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J Mol Biol. 2002 Jul 19;320(4):751-70.

Evolution of enzymes in metabolism: a network perspective.

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Department of Biological Sciences, Structural Bioinformatics Group, Biochemistry Building, Imperial College of Science, Technology and Medicine, London SW7 2AZ, UK.

Erratum in

  • J Mol Biol 2002 Nov 22;324(2):387.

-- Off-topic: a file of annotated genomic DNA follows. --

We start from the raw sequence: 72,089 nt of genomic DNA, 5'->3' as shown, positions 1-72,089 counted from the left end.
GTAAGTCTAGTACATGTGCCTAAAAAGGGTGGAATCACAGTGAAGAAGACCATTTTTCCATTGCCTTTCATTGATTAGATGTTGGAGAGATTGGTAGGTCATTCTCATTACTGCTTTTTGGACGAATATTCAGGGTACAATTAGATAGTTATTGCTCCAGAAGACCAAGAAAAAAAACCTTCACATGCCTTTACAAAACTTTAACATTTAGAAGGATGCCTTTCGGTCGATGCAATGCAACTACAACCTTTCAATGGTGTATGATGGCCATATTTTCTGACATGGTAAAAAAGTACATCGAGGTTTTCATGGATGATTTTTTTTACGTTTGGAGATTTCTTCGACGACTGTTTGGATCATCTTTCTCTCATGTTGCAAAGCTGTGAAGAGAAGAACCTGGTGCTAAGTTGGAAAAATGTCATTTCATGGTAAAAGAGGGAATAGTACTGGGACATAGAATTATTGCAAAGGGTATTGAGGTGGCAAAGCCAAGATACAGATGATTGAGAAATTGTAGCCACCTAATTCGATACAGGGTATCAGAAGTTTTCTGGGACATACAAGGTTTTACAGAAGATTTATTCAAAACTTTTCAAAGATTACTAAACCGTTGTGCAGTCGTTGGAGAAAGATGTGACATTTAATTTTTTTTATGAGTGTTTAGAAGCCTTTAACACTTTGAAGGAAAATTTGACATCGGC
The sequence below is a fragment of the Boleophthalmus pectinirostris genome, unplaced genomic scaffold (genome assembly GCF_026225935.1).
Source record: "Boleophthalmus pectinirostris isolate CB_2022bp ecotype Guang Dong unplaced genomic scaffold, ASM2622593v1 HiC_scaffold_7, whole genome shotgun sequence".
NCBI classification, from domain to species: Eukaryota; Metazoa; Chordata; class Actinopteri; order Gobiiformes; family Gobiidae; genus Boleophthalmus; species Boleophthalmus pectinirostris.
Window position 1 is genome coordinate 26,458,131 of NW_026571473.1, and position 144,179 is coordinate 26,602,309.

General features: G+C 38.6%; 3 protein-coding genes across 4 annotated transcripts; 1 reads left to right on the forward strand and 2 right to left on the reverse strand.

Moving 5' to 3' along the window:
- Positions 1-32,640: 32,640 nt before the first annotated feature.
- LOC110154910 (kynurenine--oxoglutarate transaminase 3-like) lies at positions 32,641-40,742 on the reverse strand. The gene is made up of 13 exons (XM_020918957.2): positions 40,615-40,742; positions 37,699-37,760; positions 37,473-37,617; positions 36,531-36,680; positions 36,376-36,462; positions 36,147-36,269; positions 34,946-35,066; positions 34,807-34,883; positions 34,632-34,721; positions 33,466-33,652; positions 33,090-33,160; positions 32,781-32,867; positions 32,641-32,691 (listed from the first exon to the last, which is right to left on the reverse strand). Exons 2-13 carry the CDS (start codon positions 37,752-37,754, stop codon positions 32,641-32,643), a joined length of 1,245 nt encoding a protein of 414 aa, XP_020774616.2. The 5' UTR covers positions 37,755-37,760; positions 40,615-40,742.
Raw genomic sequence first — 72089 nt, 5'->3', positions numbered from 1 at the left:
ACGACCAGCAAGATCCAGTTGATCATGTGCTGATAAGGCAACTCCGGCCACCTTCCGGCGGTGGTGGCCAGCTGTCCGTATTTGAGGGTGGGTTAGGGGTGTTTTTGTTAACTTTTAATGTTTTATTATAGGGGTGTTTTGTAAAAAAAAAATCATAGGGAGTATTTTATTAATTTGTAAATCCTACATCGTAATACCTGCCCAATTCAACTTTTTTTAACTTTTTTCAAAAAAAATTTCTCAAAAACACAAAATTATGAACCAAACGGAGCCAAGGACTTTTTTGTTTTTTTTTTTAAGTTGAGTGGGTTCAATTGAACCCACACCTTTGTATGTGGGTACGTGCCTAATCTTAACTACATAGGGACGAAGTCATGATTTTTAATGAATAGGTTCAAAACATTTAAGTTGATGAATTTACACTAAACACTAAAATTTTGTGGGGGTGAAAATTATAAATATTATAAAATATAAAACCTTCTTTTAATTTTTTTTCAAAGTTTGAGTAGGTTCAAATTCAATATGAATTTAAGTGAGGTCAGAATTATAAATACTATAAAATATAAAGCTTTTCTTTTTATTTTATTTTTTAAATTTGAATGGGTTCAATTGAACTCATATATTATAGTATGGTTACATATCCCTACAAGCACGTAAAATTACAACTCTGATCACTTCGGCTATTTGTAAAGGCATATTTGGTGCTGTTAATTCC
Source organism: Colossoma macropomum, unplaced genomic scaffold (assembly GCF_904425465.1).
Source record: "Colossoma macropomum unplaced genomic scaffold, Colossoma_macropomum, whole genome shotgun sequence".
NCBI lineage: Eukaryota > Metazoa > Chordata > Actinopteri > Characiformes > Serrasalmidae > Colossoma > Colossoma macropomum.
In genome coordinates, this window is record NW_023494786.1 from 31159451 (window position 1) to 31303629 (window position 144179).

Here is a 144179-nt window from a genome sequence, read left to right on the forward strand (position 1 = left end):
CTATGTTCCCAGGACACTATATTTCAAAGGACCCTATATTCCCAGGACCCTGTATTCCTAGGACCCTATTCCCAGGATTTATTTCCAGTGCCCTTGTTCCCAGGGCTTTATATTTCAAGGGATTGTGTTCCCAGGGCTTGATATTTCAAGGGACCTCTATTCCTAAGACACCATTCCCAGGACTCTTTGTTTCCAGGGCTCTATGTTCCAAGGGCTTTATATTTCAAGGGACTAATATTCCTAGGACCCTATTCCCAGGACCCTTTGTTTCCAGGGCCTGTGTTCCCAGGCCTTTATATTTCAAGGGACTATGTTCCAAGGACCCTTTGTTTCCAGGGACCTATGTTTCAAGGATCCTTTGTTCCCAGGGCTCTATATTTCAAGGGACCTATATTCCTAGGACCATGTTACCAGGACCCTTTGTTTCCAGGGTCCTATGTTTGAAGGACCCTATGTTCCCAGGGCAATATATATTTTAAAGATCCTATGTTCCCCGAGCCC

Several models have been proposed to explain the origin and evolution of enzymes in metabolic pathways. Initially, the retro-evolution model proposed that, as enzymes at the end of pathways depleted their substrates in the primordial soup, there was a pressure for earlier enzymes in pathways to be created, using the later ones as initial template, in order to replenish the pools of depleted metabolites. Later, the recruitment model proposed that initial templates from other pathways could be used as long as those enzymes were similar in chemistry or substrate specificity. These two models have dominated recent studies of enzyme evolution. These studies are constrained by either the small scale of the study or the artificial restrictions imposed by pathway definitions. Here, a network approach is used to study enzyme evolution in fully sequenced genomes, thus removing both constraints. We find that homologous pairs of enzymes are roughly twice as likely to have evolved from enzymes that are less than three steps away from each other in the reaction network than pairs of non-homologous enzymes. These results, together with the conservation of the type of chemical reaction catalyzed by evolutionarily related enzymes, suggest that functional blocks of similar chemistry have evolved within metabolic networks. One possible explanation for these observations is that this local evolution phenomenon is likely to cause less global physiological disruptions in metabolism than evolution of enzymes from other enzymes that are distant from them in the metabolic network.

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